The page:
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For me, route53 is perfectly adequate. I also have other health checks going on with Nagios doing sip options pings, disk space test etc, etc,

It has server me well for a few years now. When I do maintenance I usually get a very smooth failover, I may have to use IP tables to block ping access to a few stragglers but that's been the only problem, the same with failing back over.

I think that far more important is reliable hardware and datacenters.
 

OhSeeGee

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Jan 15, 2022
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I worked with an ITSP who built their own HA software (running on hundreds of clusters). It worked ok, but constant effort to upgrade, maintain, fix, etc. made it really uneconomical. And every time their HA software failed they updated it for the new "use case". When you run 500-1000 PBX's you discover all the interesting ways in which telephony services can fail. And you see why simplistic solutions don't cover all the possible scenarios. When you have a legal requirement to deliver phone services (in case of emergency etc) I think the penalties can be pretty big too. Their hardware was excellent (and even had a lot of multi-cloud clusters) - but node failure was rarely due to hardware failure.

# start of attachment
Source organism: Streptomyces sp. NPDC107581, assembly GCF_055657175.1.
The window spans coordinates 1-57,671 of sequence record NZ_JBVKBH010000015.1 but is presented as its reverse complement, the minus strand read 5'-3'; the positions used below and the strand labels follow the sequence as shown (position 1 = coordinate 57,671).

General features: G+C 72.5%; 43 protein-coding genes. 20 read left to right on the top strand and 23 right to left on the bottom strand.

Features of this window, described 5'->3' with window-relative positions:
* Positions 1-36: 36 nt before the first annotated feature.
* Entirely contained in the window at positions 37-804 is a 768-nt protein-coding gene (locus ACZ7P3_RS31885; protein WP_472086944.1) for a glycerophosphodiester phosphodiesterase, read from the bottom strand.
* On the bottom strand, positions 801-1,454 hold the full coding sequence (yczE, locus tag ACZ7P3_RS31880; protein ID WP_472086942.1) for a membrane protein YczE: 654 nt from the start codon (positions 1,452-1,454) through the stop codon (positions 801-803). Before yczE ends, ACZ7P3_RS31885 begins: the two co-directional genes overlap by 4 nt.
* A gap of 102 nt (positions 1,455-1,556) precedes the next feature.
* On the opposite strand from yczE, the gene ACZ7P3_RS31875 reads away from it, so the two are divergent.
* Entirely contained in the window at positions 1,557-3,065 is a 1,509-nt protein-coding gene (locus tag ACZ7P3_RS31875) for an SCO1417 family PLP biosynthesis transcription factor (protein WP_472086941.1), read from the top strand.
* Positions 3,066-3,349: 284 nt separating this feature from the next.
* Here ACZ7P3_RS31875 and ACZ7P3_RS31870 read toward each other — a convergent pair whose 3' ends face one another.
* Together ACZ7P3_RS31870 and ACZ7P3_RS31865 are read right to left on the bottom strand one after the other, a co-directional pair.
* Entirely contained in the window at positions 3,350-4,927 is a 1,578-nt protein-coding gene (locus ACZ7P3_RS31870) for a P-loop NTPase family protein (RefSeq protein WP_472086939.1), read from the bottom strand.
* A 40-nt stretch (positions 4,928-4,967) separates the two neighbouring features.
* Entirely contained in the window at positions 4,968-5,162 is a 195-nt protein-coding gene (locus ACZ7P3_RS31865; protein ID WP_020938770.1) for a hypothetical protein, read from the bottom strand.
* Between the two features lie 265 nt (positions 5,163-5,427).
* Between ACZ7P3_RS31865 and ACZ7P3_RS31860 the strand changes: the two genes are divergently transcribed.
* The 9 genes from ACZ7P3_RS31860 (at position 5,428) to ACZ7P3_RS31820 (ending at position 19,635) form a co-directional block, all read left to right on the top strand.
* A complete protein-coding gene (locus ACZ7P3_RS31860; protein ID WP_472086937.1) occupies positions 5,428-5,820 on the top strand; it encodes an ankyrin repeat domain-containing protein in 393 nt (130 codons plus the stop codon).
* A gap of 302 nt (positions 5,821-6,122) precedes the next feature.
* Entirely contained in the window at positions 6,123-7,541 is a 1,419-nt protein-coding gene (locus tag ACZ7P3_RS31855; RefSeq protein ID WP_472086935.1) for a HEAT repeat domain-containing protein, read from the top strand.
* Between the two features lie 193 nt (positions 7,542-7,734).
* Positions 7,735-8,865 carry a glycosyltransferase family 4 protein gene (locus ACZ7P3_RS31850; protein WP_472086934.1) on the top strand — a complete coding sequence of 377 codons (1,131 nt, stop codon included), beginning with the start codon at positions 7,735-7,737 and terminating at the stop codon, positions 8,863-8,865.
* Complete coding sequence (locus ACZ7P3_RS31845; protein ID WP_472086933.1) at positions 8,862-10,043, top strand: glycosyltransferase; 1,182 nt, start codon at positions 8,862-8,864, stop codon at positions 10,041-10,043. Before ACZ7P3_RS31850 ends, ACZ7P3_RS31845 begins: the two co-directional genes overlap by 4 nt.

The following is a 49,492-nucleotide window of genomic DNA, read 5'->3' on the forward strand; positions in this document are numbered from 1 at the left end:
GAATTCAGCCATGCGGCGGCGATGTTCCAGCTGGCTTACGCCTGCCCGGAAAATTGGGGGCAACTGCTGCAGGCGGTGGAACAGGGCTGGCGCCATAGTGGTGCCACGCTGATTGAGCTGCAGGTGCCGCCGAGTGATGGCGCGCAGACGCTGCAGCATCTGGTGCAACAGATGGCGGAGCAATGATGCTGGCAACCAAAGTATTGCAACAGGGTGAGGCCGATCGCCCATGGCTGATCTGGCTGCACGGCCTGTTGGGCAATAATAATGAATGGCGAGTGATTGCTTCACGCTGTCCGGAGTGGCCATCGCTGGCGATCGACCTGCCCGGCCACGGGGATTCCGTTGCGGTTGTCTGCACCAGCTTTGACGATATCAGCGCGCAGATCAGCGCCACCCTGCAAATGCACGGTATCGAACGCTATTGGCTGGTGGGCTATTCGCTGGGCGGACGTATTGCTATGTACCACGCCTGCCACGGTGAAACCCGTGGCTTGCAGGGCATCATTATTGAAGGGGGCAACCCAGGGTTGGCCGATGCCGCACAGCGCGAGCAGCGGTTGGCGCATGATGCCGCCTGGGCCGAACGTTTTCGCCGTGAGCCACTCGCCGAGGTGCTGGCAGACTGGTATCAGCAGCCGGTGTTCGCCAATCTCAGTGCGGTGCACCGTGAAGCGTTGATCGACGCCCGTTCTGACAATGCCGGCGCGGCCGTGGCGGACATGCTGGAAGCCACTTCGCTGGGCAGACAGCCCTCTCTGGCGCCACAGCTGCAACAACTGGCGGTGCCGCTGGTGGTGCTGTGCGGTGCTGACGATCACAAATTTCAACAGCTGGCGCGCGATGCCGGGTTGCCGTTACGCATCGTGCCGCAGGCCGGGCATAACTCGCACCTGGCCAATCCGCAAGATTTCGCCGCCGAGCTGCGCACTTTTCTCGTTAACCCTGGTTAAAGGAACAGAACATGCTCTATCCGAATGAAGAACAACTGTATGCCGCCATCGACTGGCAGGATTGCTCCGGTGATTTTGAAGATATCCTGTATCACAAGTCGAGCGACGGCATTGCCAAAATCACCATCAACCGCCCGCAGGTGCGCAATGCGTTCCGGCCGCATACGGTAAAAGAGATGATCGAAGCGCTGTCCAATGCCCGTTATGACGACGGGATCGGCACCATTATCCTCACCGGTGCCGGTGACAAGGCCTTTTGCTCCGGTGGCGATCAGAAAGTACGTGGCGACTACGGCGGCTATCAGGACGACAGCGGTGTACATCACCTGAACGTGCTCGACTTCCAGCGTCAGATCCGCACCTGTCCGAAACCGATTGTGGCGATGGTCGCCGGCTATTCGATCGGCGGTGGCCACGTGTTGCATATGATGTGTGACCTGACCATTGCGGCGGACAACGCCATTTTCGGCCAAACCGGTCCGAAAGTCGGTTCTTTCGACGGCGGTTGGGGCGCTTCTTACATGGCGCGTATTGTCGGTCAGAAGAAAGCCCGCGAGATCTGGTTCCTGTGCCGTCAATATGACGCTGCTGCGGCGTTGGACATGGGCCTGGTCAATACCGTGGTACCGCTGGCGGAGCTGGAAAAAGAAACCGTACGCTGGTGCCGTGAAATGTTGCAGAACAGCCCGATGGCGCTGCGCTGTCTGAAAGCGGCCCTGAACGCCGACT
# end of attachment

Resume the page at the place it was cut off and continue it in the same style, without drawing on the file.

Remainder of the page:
Eventually they gave up and bought a commercial product. But it has to be worthwhile for your case. If this is your own cluster, or phones are not critical (you're not losing a thousand dollars a minute with an outage), I think DIY is a a reasonable approach. It's always hard to spend $ for an add-on for a FOSS product. (At least in principal). But business realities kick in, and like the ITSP the right decision just hit them in the wallet.

I too avoid commercial products if FOSS does the job. I resisted MS Office for a long time and tried to convince our own company that Libre Office was good enough. But I have to admit that the accumulation of little technical issues caused by the free option was costing us more than just buying MS Office. I'm actually a champion of FOSS...and no fan of certain big tech companies....but I swallow the pill and hand over the money when necessary.